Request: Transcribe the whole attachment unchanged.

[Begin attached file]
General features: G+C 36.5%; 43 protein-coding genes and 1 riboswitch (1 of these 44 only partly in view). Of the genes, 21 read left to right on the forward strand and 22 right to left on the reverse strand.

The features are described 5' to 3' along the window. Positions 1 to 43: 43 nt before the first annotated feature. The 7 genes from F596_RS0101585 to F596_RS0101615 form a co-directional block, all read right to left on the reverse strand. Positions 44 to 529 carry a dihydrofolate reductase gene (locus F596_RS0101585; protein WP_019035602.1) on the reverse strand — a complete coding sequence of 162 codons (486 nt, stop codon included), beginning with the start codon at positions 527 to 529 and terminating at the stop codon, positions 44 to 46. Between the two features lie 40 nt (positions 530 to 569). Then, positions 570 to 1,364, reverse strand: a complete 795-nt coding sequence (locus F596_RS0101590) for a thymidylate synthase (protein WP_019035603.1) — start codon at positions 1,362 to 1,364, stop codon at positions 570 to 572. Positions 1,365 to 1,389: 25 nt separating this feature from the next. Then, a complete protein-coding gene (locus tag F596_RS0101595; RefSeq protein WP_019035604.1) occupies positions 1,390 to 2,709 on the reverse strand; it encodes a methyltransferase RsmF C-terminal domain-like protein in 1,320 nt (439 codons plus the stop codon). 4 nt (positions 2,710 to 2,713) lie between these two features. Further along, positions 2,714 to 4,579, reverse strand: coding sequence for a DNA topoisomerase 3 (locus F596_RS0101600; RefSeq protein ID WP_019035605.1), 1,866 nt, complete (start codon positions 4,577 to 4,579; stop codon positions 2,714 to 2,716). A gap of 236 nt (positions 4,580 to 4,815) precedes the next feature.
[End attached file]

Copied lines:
General features: G+C 36.5%; 43 protein-coding genes and 1 riboswitch (1 of these 44 only partly in view). Of the genes, 21 read left to right on the forward strand and 22 right to left on the reverse strand.

The features are described 5' to 3' along the window. Positions 1 to 43: 43 nt before the first annotated feature. The 7 genes from F596_RS0101585 to F596_RS0101615 form a co-directional block, all read right to left on the reverse strand. Positions 44 to 529 carry a dihydrofolate reductase gene (locus F596_RS0101585; protein WP_019035602.1) on the reverse strand — a complete coding sequence of 162 codons (486 nt, stop codon included), beginning with the start codon at positions 527 to 529 and terminating at the stop codon, positions 44 to 46. Between the two features lie 40 nt (positions 530 to 569). Then, positions 570 to 1,364, reverse strand: a complete 795-nt coding sequence (locus F596_RS0101590) for a thymidylate synthase (protein WP_019035603.1) — start codon at positions 1,362 to 1,364, stop codon at positions 570 to 572. Positions 1,365 to 1,389: 25 nt separating this feature from the next. Then, a complete protein-coding gene (locus tag F596_RS0101595; RefSeq protein WP_019035604.1) occupies positions 1,390 to 2,709 on the reverse strand; it encodes a methyltransferase RsmF C-terminal domain-like protein in 1,320 nt (439 codons plus the stop codon). 4 nt (positions 2,710 to 2,713) lie between these two features. Further along, positions 2,714 to 4,579, reverse strand: coding sequence for a DNA topoisomerase 3 (locus F596_RS0101600; RefSeq protein ID WP_019035605.1), 1,866 nt, complete (start codon positions 4,577 to 4,579; stop codon positions 2,714 to 2,716). A gap of 236 nt (positions 4,580 to 4,815) precedes the next feature.